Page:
A few reasons why you might want to pass on keeping a rooster.
Nothing says a good morning like the way a rooster does. However, although there are some benefits of having a rooster, there are also some cons. One of these is that a rooster can be loud.
Depending on your noise sensitivity or where you live, one’s charming crow may be another individual’s annoyance. They don’t give a hearty early morning wake up call, but rather it may be noisy sometimes throughout the day. So, if you want to have a good sleep without getting disturbed by rooster, you don’t want to get one in your backyard.
Roosters can be a bit aggressive to humans. There are roosters that might fly and scratch someone’s face. It can be a stressful situation and it’d be best to fend a rooster off to avoid any possible inconvenience.
Roosters can also be aggressive to hens. Sometimes, as much as you try to put a romantic spin on a situation, some roosters aren’t as gentleman as most of think. There are cases that hens might lose patches of back feathers because of roosters jumping on their backs. Roosters can be dominant and you don’t want your hens get hurt, though it’s a natural behavior of this animal.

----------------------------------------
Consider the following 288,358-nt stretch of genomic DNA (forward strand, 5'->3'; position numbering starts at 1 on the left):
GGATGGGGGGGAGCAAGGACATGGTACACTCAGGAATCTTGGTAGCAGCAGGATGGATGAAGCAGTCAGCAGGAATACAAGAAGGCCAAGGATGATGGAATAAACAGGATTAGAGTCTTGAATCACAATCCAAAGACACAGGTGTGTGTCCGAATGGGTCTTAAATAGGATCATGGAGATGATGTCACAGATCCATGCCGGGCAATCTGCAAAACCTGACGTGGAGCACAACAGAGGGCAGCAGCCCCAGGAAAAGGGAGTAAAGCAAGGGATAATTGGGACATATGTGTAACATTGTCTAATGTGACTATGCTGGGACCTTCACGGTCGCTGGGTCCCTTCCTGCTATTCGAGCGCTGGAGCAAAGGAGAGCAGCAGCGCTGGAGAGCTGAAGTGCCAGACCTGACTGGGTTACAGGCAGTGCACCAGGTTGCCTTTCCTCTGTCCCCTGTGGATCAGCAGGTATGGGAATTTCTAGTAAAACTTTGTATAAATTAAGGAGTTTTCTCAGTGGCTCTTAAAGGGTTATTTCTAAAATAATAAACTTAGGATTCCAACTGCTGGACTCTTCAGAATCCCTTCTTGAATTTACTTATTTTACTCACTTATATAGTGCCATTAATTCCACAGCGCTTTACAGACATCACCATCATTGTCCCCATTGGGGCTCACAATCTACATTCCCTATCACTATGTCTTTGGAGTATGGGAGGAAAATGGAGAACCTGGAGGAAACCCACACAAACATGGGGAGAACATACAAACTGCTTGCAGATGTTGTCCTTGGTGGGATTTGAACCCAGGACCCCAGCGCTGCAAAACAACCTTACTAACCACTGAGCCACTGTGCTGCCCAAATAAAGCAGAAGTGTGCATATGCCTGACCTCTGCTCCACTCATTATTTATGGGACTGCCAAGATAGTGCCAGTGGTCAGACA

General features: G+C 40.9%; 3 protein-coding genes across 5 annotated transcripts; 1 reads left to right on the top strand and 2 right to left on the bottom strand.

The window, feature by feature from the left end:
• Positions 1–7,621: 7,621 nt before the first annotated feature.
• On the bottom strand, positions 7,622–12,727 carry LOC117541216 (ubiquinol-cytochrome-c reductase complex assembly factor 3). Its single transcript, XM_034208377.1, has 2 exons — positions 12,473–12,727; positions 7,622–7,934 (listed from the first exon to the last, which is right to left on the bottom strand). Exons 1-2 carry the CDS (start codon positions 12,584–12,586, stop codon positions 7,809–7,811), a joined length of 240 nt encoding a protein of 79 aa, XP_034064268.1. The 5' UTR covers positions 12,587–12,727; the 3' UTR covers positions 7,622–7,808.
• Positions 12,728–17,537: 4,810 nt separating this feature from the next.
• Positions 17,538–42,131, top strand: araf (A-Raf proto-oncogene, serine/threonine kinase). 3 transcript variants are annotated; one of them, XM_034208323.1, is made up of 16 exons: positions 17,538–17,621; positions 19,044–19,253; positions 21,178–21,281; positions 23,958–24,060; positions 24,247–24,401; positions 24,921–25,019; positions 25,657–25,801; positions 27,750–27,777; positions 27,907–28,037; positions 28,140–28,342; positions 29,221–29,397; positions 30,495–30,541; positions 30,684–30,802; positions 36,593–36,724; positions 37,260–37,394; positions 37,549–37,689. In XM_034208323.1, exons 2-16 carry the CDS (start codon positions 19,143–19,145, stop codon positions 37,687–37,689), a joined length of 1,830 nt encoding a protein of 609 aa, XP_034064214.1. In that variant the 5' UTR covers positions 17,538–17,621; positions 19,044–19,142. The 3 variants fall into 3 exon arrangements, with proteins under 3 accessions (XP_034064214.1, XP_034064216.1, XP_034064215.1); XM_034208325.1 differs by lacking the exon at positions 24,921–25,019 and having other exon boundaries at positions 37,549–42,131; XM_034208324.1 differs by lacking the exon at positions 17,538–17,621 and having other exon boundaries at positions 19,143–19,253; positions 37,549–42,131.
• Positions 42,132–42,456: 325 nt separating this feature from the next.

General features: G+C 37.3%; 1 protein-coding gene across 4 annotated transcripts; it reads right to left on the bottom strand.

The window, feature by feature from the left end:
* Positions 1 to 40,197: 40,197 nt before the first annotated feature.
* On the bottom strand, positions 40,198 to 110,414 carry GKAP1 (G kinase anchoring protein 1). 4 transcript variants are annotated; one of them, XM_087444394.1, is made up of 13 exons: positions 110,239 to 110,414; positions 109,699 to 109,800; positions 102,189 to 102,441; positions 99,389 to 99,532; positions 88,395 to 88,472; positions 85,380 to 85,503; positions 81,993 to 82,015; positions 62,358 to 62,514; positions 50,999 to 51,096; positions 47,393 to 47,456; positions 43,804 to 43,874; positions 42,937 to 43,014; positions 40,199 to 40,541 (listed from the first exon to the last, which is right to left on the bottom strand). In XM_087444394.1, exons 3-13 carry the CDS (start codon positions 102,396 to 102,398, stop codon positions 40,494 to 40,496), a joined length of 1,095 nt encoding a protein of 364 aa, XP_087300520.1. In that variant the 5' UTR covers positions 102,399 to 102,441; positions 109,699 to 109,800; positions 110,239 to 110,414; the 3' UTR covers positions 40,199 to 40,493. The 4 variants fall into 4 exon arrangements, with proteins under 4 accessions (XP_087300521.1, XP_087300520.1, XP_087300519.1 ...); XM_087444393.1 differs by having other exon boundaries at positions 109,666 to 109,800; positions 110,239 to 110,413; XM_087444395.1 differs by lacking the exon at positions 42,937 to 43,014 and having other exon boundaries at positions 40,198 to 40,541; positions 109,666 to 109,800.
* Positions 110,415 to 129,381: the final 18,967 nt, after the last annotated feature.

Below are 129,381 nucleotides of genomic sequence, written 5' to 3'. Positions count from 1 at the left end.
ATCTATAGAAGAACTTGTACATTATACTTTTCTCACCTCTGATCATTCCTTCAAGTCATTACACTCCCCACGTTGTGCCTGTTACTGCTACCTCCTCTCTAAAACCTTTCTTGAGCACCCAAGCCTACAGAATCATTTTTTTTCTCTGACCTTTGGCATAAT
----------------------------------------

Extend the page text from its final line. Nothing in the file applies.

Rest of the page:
Meghan of The Organic Goat Lady tells some of the top reasons why you should not have a rooster. So, whether you are planning to have one or you already have a rooster, take some time to read the reasons why having a rooster isn’t always a good idea.
Raised in rural Montana and educated in Mechanical Engineering and Sustainable Development, Paige Raymond combines a practical mindset with a passion for self-reliance and sustainability. With expertise ranging from mechanical solutions and food preservation to emergency preparedness and renewable energy, Paige is a proud author with more than 5000 published articles.
TheHomesteadSurvival.com is all about preparedness through self reliance.
Our mission is to inspire and encourage you to live a simple, joyful life, no matter where you live. If you want to learn homesteading skills, like raising chickens and preserving the harvest for winter, you’ve come to the right place.